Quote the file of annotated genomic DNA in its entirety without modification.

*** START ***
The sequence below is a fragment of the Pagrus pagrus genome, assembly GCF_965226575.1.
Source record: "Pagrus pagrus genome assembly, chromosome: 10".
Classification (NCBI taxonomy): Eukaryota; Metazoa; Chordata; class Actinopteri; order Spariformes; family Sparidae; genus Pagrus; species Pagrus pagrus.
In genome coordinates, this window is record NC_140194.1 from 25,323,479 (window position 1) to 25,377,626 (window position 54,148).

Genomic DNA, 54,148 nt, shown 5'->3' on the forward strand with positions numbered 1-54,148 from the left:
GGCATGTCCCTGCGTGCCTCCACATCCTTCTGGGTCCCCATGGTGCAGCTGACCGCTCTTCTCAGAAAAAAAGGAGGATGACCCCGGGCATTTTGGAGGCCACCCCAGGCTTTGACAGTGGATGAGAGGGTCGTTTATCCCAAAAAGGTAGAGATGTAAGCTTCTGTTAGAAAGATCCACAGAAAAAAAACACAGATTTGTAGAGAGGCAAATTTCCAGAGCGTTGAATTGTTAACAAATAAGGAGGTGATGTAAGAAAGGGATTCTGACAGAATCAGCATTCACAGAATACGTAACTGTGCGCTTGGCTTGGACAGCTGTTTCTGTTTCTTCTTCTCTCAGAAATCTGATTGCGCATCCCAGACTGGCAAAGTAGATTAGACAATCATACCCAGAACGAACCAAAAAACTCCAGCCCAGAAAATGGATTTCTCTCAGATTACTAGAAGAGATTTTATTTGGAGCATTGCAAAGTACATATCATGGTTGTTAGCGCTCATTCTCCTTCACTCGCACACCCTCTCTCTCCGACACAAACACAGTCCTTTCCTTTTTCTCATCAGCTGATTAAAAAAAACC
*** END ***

The sequence below is a fragment of the Pagrus pagrus genome, assembly GCF_965226575.1.
Source record: "Pagrus pagrus genome assembly, chromosome: 10".
Classification (NCBI taxonomy): Eukaryota; Metazoa; Chordata; class Actinopteri; order Spariformes; family Sparidae; genus Pagrus; species Pagrus pagrus.
In genome coordinates, this window is record NC_140194.1 from 25,323,479 (window position 1) to 25,377,626 (window position 54,148).

Genomic DNA, 54,148 nt, shown 5'->3' on the forward strand with positions numbered 1-54,148 from the left:
GGCATGTCCCTGCGTGCCTCCACATCCTTCTGGGTCCCCATGGTGCAGCTGACCGCTCTTCTCAGAAAAAAAGGAGGATGACCCCGGGCATTTTGGAGGCCACCCCAGGCTTTGACAGTGGATGAGAGGGTCGTTTATCCCAAAAAGGTAGAGATGTAAGCTTCTGTTAGAAAGATCCACAGAAAAAAAACACAGATTTGTAGAGAGGCAAATTTCCAGAGCGTTGAATTGTTAACAAATAAGGAGGTGATGTAAGAAAGGGATTCTGACAGAATCAGCATTCACAGAATACGTAACTGTGCGCTTGGCTTGGACAGCTGTTTCTGTTTCTTCTTCTCTCAGAAATCTGATTGCGCATCCCAGACTGGCAAAGTAGATTAGACAATCATACCCAGAACGAACCAAAAAACTCCAGCCCAGAAAATGGATTTCTCTCAGATTACTAGAAGAGATTTTATTTGGAGCATTGCAAAGTACATATCATGGTTGTTAGCGCTCATTCTCCTTCACTCGCACACCCTCTCTCTCCGACACAAACACAGTCCTTTCCTTTTTCTCATCAGCTGATTAAAAAAAACC